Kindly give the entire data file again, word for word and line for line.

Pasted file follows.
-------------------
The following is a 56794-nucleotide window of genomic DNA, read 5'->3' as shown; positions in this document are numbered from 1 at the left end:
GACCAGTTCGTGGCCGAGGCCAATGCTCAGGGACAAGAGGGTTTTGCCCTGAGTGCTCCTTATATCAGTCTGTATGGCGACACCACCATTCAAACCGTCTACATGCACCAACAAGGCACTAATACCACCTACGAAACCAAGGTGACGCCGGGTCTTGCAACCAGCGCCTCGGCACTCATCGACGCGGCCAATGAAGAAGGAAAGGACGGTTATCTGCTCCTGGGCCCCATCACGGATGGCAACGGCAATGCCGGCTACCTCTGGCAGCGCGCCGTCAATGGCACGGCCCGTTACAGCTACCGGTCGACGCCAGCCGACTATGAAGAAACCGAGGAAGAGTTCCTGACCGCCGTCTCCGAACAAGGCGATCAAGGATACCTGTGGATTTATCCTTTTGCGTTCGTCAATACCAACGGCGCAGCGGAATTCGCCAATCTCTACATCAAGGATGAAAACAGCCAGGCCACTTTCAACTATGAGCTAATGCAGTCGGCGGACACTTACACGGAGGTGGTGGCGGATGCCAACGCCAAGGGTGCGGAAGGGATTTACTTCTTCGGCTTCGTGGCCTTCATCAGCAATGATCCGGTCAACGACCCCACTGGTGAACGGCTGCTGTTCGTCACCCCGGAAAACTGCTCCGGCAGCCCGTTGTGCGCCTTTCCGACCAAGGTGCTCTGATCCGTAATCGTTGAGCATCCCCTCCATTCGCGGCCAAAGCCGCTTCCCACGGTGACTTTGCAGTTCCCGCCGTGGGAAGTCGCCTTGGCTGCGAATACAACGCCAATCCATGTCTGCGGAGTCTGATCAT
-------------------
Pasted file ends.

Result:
The following is a 56794-nucleotide window of genomic DNA, read 5'->3' as shown; positions in this document are numbered from 1 at the left end:
GACCAGTTCGTGGCCGAGGCCAATGCTCAGGGACAAGAGGGTTTTGCCCTGAGTGCTCCTTATATCAGTCTGTATGGCGACACCACCATTCAAACCGTCTACATGCACCAACAAGGCACTAATACCACCTACGAAACCAAGGTGACGCCGGGTCTTGCAACCAGCGCCTCGGCACTCATCGACGCGGCCAATGAAGAAGGAAAGGACGGTTATCTGCTCCTGGGCCCCATCACGGATGGCAACGGCAATGCCGGCTACCTCTGGCAGCGCGCCGTCAATGGCACGGCCCGTTACAGCTACCGGTCGACGCCAGCCGACTATGAAGAAACCGAGGAAGAGTTCCTGACCGCCGTCTCCGAACAAGGCGATCAAGGATACCTGTGGATTTATCCTTTTGCGTTCGTCAATACCAACGGCGCAGCGGAATTCGCCAATCTCTACATCAAGGATGAAAACAGCCAGGCCACTTTCAACTATGAGCTAATGCAGTCGGCGGACACTTACACGGAGGTGGTGGCGGATGCCAACGCCAAGGGTGCGGAAGGGATTTACTTCTTCGGCTTCGTGGCCTTCATCAGCAATGATCCGGTCAACGACCCCACTGGTGAACGGCTGCTGTTCGTCACCCCGGAAAACTGCTCCGGCAGCCCGTTGTGCGCCTTTCCGACCAAGGTGCTCTGATCCGTAATCGTTGAGCATCCCCTCCATTCGCGGCCAAAGCCGCTTCCCACGGTGACTTTGCAGTTCCCGCCGTGGGAAGTCGCCTTGGCTGCGAATACAACGCCAATCCATGTCTGCGGAGTCTGATCAT